Dilemma: Needs of dying patients ignored
Consulting experts in UK believe that new guidelines are essential to train doctors to respond to the needs of a dying patient, whether it’s social or spiritual.
The National Institute of Health and Care Excellence (NICE) is currently consulting over new guidelines for medical staff for dying patients. These new guidelines, if agreed upon, would replace the debatable Liverpool Care Pathway which has been under use since 1990.
According to experts, even the new guidelines in consideration could fail to address severe problems in dealing with patients who are about to lose their life. They claim that the majority of schools only teach how to improve health and take care of patients, and the majority of these hospitals have palliative care services only once a week, despite the recommendation of doing it daily.
According to Dr. Jonathan Koffman, a lecturer on palliative care, medical students are not trained to tackle death but to give life – death is ignored in teachings, hence spiritual beliefs are ignored as well.
Dr. Sleeman also believes that, although doctors have advanced in saving lives, they have no idea how to deal with death and spiritual beliefs. Hospital administrations try their best to give high quality physical attention, but spiritual and psychosocial needs are completely ignored.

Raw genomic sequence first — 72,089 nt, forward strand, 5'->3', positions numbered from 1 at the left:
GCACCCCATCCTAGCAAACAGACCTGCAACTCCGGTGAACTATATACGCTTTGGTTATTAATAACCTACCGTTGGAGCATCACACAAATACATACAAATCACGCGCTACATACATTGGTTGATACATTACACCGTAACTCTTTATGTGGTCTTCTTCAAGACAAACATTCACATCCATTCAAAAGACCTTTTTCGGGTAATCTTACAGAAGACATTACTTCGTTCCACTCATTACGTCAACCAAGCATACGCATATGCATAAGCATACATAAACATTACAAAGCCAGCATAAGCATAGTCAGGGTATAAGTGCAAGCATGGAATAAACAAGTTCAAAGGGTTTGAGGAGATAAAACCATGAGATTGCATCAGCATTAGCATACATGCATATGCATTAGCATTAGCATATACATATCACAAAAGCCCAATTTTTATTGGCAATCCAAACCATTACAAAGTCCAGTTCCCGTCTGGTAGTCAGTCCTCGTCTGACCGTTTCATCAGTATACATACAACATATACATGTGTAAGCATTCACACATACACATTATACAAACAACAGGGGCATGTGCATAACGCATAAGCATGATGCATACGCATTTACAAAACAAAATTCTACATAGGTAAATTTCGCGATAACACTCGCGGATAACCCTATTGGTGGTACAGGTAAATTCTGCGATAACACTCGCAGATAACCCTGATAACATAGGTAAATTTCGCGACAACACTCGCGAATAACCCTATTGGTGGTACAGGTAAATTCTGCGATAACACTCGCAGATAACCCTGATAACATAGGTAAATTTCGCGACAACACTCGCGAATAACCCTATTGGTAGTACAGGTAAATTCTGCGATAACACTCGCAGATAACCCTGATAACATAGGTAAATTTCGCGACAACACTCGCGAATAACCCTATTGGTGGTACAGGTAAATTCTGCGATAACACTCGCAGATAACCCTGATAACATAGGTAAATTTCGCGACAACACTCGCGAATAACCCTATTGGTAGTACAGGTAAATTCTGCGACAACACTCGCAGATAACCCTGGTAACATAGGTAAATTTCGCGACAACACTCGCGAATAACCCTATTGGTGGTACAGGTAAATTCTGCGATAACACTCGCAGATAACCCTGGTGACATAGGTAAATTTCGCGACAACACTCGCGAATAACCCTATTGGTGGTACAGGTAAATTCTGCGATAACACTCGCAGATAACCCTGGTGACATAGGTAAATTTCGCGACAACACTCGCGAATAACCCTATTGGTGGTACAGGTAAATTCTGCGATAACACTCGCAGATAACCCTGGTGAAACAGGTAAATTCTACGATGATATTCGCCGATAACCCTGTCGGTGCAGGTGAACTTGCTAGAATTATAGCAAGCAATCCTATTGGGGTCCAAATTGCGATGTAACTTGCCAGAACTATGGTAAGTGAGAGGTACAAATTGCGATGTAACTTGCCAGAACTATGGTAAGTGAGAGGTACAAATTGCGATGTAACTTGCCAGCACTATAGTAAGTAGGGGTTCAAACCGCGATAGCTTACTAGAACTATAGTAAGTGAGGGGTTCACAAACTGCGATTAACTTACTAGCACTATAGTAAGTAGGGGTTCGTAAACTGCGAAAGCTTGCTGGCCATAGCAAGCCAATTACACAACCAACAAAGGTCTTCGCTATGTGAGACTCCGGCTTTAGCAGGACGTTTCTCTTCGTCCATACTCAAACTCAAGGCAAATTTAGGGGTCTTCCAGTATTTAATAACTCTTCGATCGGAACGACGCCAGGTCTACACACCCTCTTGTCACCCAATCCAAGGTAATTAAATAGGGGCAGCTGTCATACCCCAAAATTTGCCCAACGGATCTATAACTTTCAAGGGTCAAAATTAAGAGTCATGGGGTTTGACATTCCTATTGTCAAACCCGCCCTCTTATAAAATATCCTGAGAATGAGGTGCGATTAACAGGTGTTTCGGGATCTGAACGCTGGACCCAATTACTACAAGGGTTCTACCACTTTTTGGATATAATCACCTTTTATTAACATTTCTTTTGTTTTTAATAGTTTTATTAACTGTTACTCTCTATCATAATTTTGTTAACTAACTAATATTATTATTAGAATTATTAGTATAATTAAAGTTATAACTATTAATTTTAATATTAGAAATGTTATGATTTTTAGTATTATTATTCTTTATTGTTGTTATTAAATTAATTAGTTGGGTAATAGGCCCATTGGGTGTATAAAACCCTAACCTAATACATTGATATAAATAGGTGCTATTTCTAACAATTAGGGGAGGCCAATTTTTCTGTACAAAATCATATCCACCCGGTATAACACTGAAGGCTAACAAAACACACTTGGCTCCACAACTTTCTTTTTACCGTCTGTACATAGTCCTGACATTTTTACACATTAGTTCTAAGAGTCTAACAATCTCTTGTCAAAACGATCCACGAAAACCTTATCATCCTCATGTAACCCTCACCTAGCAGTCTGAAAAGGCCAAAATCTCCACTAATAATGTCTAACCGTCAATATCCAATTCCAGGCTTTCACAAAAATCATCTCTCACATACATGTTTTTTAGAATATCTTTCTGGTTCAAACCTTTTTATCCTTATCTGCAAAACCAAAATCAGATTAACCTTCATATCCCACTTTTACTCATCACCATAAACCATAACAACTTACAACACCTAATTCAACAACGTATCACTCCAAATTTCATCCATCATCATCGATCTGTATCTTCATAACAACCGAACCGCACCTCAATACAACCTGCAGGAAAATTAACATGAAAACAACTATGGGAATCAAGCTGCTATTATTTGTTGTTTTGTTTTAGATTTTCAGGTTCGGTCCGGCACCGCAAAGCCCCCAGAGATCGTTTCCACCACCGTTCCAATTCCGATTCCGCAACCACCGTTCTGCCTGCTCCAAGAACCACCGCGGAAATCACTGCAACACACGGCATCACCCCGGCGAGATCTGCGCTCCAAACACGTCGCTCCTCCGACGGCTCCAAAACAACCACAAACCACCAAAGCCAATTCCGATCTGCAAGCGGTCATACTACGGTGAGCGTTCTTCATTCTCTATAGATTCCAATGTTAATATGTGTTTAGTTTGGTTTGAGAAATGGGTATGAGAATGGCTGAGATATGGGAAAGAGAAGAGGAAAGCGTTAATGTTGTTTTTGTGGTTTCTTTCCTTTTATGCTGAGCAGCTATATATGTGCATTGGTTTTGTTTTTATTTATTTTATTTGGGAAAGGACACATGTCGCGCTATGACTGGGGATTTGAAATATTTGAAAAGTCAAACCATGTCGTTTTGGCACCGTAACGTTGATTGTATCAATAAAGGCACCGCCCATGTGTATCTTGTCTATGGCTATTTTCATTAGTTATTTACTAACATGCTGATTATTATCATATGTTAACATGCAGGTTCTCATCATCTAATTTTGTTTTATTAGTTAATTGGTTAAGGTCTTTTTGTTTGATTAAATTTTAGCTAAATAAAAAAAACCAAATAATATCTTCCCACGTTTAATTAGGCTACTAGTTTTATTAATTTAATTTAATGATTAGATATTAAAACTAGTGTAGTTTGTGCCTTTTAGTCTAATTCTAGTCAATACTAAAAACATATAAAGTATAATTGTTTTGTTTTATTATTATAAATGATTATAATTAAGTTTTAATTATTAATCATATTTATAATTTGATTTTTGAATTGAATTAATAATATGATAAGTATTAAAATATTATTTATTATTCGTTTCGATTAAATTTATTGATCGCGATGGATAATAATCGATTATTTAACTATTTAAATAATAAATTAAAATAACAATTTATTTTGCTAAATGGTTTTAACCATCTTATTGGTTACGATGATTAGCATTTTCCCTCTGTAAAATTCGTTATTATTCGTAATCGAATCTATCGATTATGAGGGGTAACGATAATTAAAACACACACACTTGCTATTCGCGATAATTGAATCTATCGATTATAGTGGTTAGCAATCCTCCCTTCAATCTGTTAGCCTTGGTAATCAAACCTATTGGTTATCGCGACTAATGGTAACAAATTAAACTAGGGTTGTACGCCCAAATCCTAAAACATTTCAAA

A doctor, who spoke on the basis of anonymity, informed HTV, “As a doctor, the worst thought in my mind would be that I would not be able to save my patient – even scary would be the thought of letting the family realize the fact. How does a doctor consider sitting down along with the patient and discussing his death? It’s something no doctor would want to do – but I guess it’s essential.”
The doctor further said that half of the people who wish to die in their homes die at the hospitals, while the family is not consulted in critical decisions about unstable patients on various occasions.
In England, the Liverpool Care Pathway came under criticism when some patients, as per doctors’ medical advice, were stopped from receiving food and water without even informing the families, though it had been introduced to ensure a comfortable death for patients.
As per one survey, when nurses were asked what should be done to give a comfortable death to patients, a huge number of nurses said that they did not know.